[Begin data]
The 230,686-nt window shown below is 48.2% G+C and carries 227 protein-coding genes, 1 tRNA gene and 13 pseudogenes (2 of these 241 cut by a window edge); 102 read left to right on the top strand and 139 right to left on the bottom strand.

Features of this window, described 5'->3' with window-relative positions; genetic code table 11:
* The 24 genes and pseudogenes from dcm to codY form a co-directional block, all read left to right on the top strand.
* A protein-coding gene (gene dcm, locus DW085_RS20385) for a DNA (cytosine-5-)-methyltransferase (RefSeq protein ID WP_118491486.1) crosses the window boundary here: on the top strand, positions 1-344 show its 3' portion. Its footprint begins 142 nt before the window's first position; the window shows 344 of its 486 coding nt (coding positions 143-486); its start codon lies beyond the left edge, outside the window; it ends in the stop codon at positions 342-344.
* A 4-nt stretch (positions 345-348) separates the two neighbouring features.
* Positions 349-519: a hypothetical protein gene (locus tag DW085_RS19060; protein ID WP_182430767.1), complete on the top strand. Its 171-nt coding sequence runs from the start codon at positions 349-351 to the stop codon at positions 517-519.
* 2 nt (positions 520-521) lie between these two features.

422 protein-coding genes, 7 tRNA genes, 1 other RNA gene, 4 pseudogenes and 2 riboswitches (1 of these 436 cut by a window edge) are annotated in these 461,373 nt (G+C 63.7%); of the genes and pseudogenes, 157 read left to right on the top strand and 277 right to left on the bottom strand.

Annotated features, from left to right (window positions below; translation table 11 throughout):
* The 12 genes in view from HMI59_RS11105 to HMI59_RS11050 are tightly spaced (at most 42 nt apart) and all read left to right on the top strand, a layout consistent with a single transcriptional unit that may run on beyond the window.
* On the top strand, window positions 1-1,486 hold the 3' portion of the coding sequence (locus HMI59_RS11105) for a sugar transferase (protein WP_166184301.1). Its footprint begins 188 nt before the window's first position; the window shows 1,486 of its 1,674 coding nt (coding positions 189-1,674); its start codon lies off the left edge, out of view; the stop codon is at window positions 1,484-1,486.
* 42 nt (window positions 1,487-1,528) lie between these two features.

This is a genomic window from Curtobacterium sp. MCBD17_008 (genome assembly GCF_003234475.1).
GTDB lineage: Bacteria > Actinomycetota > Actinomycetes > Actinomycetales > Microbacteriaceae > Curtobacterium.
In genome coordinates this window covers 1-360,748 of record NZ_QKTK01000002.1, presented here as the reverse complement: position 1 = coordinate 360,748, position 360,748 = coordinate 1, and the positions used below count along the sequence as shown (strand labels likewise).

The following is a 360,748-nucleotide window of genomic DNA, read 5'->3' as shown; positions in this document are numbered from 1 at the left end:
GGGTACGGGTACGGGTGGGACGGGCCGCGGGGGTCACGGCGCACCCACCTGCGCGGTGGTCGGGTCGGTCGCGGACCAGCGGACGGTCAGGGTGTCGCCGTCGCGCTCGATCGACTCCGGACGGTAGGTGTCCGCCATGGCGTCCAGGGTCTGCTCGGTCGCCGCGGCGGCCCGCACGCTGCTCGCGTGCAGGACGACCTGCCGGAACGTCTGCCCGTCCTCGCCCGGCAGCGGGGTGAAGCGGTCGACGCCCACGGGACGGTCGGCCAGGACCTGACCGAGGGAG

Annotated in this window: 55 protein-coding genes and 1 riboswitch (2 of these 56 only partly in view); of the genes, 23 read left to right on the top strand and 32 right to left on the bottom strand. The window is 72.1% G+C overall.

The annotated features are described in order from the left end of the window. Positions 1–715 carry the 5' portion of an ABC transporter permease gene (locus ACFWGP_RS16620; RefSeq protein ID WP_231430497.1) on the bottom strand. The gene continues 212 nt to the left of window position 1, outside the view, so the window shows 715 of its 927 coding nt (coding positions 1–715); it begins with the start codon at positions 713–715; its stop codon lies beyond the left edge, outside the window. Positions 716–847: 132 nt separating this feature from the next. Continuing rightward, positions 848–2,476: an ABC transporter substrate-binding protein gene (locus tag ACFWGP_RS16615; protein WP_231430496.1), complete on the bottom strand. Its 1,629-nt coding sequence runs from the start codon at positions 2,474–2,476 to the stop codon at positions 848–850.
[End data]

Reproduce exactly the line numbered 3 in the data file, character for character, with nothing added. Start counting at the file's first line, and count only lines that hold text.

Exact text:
* The 24 genes and pseudogenes from dcm to codY form a co-directional block, all read left to right on the top strand.